Once the source file and parameters have been selected, click Next to proceed to the Destination selection page.


In this step, the target table to import into is selected.

  • Schema - name of the schema containing the target table; if blank, the user's default schema will be used
  • Table - name of the target table, which must meet table naming criteria; Workbench will suggest a table name here, if possible
  • Batch Size - number of records from the source to insert into the database at a time; this can be used to tune the ingest speed for source data with many records or wide columns
  • Abort on Error - check, to have the import stop at the first record import failure; any records imported by this point will remain in the target table
  • Bad Records Table - when Abort on Error is unchecked, the errant records will be written to the specified table
    • Schema - schema in which the bad records table should reside
    • Table - name for the bad records table

Once the destination has been specified, click Next to proceed to the Configure page.


In this step, the target table's structure can be specified, if the table does not exist. Not specifying any structure will cause the import process to infer the table's structure from the source data.

To specify a table structure, click + Add Column once for each field in the source data, then enter the specification for each column, including:

  • Name - name of the column, which must meet the standard naming criteria
  • Type - type of the column, and sub-type, if applicable
  • Nullable - check the box if the column should allow null values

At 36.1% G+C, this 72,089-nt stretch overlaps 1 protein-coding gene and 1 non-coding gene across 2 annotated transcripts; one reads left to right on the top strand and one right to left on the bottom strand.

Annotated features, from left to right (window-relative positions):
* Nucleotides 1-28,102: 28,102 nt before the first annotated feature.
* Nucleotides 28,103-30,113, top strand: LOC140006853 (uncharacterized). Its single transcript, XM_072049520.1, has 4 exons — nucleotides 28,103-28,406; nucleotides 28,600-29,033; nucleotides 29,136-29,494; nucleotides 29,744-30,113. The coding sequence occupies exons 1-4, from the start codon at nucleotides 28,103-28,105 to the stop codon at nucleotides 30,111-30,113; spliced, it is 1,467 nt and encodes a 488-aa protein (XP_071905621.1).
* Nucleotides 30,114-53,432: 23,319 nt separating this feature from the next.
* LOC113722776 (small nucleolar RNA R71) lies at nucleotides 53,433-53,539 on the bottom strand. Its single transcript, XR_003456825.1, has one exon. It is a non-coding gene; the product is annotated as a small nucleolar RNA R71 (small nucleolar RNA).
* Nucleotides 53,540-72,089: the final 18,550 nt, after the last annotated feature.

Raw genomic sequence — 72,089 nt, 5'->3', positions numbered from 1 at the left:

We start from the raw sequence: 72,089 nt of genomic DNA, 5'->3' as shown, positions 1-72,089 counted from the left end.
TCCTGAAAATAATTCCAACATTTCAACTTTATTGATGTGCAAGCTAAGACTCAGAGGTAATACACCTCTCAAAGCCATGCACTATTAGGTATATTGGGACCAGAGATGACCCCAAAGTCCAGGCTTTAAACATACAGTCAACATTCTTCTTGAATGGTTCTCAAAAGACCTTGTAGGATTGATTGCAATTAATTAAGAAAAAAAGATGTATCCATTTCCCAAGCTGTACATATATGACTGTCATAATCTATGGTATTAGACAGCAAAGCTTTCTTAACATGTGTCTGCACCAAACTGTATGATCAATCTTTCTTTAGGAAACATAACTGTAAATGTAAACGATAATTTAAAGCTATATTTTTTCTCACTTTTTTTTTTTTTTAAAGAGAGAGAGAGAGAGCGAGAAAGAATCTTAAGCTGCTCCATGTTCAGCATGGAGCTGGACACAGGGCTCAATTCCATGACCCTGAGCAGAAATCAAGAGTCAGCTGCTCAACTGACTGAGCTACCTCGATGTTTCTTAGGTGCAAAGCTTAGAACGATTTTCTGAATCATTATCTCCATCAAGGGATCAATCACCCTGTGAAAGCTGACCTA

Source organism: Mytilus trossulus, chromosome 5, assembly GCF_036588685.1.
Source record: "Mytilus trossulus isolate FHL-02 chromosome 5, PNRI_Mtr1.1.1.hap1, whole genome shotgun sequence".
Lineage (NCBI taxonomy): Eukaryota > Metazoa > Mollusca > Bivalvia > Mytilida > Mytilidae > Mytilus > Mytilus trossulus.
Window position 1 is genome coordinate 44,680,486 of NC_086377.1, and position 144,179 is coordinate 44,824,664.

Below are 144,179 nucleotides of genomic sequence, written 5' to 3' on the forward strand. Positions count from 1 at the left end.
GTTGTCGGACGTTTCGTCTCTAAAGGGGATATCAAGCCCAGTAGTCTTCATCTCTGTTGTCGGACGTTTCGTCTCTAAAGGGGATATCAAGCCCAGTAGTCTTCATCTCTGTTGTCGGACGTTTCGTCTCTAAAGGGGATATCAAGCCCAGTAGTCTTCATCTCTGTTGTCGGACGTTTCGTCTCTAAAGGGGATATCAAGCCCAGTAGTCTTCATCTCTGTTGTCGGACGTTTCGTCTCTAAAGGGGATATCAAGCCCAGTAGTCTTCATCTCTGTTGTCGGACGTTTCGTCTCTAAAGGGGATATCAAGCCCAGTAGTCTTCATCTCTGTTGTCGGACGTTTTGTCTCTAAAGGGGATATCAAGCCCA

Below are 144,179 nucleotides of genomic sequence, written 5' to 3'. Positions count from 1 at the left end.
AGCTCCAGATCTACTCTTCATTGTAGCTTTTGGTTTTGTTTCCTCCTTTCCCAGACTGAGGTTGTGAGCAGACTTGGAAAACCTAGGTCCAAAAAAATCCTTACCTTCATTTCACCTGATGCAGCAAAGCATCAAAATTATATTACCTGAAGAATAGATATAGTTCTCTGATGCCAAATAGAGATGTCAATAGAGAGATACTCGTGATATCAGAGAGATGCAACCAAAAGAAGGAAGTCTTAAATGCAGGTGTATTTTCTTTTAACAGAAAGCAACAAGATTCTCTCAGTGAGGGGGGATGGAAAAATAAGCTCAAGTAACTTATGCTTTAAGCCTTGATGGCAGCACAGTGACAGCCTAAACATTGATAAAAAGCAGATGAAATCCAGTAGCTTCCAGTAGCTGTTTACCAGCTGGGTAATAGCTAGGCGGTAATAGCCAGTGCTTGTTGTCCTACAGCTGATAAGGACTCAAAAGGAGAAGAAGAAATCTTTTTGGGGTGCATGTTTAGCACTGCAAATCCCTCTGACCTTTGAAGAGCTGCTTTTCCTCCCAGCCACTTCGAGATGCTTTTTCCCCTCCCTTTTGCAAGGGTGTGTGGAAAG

• Properties - check any properties that should apply to this column:
    • Primary Key - make this column the primary key or part of a composite primary key
    • Shard Key - make this column the shard key or part of a composite shard key
    • Dict. Encoded - apply dictionary encoding to the column's values, reducing storage used for columns with more often repeated data
    • Init. with Now - replace empty or invalid values inserted into this column with the current date/time
    • Init. with UUID - replace empty values inserted into this column with a universally unique identifier (UUID)
    • Text Search - make this column full-text searchable, using FILTER_BY_STRING in search mode

To remove a column from the proposed target table, click the trash can icon at the far right of the column's definition.

Once the table configuration has been established, click Next to proceed to the Summary page.


In this step, the import configuration will be displayed.

All Source, Destination, & Error Handling configuration will be displayed in their respective sections.

The Generated SQL section will contain the SQL LOAD INTO command corresponding to the import operation that will take place. The copy-to-clipboard icon can be used to copy the SQL statement for subsequent use, to re-import data from the same file into the same table.

Once the import configuration has been confirmed, click Import to import the file's data.